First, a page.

12. i want to give big thanks to all three of you for sharing these yummy gluten free recipes.
    i am definately going to try these .

  13. Can you please, explain more clearly her comment about Ghee from grassfed cow has on Omega 3? It is not clear which ghee has more Omega 3. I tried to rewind the video few times but couldn’t get the comment. If ghee has Omega 3, it should be healthy. Does it also contain Omega 6, which is unhealthy, right? Any input or reference appreciated to understand Ghee.

  14. CAN I USE COFFEE MATE AS MILK POWDER PLS CLARIFY AT THE EARLIEST WOULD LIKE TO TRY FOR MY KID …….DONT Have the milk powder but have coffee mate powder form can i use for milk powder instead clarify pls

    1. Hi Kim,

      Coffemate creamer is a non-dairy product. Milk powder is real milk that has been dehydrated. Both products are very different. You cannot use creamer in this recipe.

  15. Could you please share how to store homemade ginger garlic and green chilli paste? I grind it at home however not sure how long I can store it in the fridge. Would like to learn how to “keep” it for atleast 2-3 weeks. Thanks.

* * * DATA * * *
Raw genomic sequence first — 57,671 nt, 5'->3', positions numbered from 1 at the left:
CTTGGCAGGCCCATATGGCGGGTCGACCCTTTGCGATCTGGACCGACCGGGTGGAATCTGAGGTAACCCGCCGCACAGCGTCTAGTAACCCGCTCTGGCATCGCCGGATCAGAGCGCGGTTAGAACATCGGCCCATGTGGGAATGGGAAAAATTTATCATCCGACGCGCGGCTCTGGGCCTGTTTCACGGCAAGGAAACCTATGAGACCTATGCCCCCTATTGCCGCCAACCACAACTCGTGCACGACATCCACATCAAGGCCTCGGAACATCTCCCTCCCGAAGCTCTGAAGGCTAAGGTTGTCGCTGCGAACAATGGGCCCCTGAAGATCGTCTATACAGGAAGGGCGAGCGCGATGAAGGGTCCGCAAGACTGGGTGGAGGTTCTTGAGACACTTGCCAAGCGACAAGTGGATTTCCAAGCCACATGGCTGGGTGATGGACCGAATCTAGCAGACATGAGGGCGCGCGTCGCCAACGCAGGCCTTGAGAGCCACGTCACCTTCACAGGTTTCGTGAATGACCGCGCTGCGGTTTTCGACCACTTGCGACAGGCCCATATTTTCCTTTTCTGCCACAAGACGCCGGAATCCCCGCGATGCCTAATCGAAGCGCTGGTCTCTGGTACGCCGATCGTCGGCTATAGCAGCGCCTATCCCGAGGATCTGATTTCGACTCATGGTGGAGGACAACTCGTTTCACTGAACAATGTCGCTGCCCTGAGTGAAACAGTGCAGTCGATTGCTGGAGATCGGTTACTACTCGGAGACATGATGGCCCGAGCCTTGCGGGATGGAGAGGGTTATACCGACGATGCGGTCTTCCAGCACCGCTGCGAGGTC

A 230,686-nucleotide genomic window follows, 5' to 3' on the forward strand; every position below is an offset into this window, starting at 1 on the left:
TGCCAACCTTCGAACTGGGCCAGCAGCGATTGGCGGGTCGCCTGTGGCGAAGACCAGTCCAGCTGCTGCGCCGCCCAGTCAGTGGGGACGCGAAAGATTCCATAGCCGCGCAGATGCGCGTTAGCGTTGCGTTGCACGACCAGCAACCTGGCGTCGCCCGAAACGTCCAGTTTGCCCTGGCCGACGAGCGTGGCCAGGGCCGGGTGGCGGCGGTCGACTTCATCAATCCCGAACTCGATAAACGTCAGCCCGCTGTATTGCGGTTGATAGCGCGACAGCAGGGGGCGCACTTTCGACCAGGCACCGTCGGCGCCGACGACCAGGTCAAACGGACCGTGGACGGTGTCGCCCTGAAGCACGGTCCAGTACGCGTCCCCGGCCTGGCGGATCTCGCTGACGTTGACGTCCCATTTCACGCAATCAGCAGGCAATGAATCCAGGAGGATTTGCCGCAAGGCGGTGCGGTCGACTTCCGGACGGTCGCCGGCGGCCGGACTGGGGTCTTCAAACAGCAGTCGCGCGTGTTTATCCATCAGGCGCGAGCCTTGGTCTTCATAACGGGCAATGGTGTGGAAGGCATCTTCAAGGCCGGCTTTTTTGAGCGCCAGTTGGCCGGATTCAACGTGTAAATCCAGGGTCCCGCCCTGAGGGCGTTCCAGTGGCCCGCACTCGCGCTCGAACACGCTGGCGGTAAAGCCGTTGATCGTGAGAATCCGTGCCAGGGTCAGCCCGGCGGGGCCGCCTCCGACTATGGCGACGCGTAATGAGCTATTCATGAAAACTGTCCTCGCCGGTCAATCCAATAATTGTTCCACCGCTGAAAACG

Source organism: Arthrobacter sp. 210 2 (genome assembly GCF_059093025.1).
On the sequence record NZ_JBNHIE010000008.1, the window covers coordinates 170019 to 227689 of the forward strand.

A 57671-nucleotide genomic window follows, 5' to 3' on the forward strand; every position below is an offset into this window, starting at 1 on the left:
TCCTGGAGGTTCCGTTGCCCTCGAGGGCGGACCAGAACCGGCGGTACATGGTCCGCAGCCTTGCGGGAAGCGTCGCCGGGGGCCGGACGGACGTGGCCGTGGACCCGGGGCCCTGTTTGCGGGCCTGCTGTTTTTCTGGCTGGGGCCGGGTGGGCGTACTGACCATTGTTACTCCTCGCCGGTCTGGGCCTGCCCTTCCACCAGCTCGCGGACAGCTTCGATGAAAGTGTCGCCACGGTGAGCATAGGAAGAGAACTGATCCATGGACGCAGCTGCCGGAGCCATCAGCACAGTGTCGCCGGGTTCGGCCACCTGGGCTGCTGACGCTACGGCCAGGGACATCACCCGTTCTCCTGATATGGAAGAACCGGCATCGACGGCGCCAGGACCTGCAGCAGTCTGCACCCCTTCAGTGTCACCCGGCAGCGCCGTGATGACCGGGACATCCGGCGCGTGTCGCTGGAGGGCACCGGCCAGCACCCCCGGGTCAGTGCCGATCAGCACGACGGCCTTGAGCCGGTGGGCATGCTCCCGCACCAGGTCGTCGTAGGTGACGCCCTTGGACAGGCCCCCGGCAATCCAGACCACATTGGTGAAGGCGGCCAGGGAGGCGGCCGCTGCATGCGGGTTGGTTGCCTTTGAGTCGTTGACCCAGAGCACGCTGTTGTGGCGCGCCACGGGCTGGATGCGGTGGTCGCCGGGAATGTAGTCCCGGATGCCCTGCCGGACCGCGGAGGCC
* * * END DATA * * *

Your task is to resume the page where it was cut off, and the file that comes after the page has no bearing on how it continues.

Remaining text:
16. Can you please, explain more clearly her comment about Ghee from grassfed cow has on Omega 3? It is not clear which ghee has more Omega 3. I tried to rewind the video few times but couldn’t get the comment. If ghee has Omega 3, it should be healthy. Does it also contain Omega 6, which is unhealthy, right? Any input or reference appreciated to understand Ghee.

  17. Mangala aunty is very sweet and soft spoken…like the gulab jamoon itself 🙂 She has so much information. Felt like someone friendly and experienced sharing information in my kitchen! Please invite her to join for regular recipes too or may be you can bring back Tips Tuesday and have her on it. Happy Deepavali to all of you.

  18. I tried the coconut burfi and chakli for Diwali and it came out fantastic. Thanks to you.Also can u pl. show how to make yellow banana wafers home (one u have the video of one person doing in shop)

    Wishing you all SMTC family members a very HAPPY DIWALI


    1. Hi Aisha,

      You can find it near the coffee creamer. Carnation is a national brand available but local stores have their own brands as well. It usually comes in a cardboard box.